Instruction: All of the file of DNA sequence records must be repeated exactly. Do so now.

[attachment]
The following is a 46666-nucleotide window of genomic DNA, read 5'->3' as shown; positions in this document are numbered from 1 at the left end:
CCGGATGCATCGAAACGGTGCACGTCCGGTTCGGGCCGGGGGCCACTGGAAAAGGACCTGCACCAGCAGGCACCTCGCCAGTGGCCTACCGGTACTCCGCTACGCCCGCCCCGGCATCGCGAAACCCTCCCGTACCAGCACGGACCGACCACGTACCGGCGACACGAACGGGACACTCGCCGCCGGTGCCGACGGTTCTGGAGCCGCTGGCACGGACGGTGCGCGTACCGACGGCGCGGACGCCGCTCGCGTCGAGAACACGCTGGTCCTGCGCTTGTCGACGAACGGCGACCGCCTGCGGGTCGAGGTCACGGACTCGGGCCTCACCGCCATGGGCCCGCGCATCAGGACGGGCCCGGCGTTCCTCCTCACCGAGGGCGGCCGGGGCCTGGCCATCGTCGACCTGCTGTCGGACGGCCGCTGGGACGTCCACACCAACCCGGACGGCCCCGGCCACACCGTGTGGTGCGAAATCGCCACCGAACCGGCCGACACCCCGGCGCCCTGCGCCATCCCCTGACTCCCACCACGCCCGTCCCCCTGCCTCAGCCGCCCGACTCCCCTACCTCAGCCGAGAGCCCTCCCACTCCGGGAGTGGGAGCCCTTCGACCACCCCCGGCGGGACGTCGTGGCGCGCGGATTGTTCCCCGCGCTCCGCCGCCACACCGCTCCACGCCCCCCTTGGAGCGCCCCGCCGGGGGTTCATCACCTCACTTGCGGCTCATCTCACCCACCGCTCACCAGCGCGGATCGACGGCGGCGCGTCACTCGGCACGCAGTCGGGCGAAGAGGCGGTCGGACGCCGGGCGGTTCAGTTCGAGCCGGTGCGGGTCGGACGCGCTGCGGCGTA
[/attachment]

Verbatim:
The following is a 46666-nucleotide window of genomic DNA, read 5'->3' as shown; positions in this document are numbered from 1 at the left end:
CCGGATGCATCGAAACGGTGCACGTCCGGTTCGGGCCGGGGGCCACTGGAAAAGGACCTGCACCAGCAGGCACCTCGCCAGTGGCCTACCGGTACTCCGCTACGCCCGCCCCGGCATCGCGAAACCCTCCCGTACCAGCACGGACCGACCACGTACCGGCGACACGAACGGGACACTCGCCGCCGGTGCCGACGGTTCTGGAGCCGCTGGCACGGACGGTGCGCGTACCGACGGCGCGGACGCCGCTCGCGTCGAGAACACGCTGGTCCTGCGCTTGTCGACGAACGGCGACCGCCTGCGGGTCGAGGTCACGGACTCGGGCCTCACCGCCATGGGCCCGCGCATCAGGACGGGCCCGGCGTTCCTCCTCACCGAGGGCGGCCGGGGCCTGGCCATCGTCGACCTGCTGTCGGACGGCCGCTGGGACGTCCACACCAACCCGGACGGCCCCGGCCACACCGTGTGGTGCGAAATCGCCACCGAACCGGCCGACACCCCGGCGCCCTGCGCCATCCCCTGACTCCCACCACGCCCGTCCCCCTGCCTCAGCCGCCCGACTCCCCTACCTCAGCCGAGAGCCCTCCCACTCCGGGAGTGGGAGCCCTTCGACCACCCCCGGCGGGACGTCGTGGCGCGCGGATTGTTCCCCGCGCTCCGCCGCCACACCGCTCCACGCCCCCCTTGGAGCGCCCCGCCGGGGGTTCATCACCTCACTTGCGGCTCATCTCACCCACCGCTCACCAGCGCGGATCGACGGCGGCGCGTCACTCGGCACGCAGTCGGGCGAAGAGGCGGTCGGACGCCGGGCGGTTCAGTTCGAGCCGGTGCGGGTCGGACGCGCTGCGGCGTA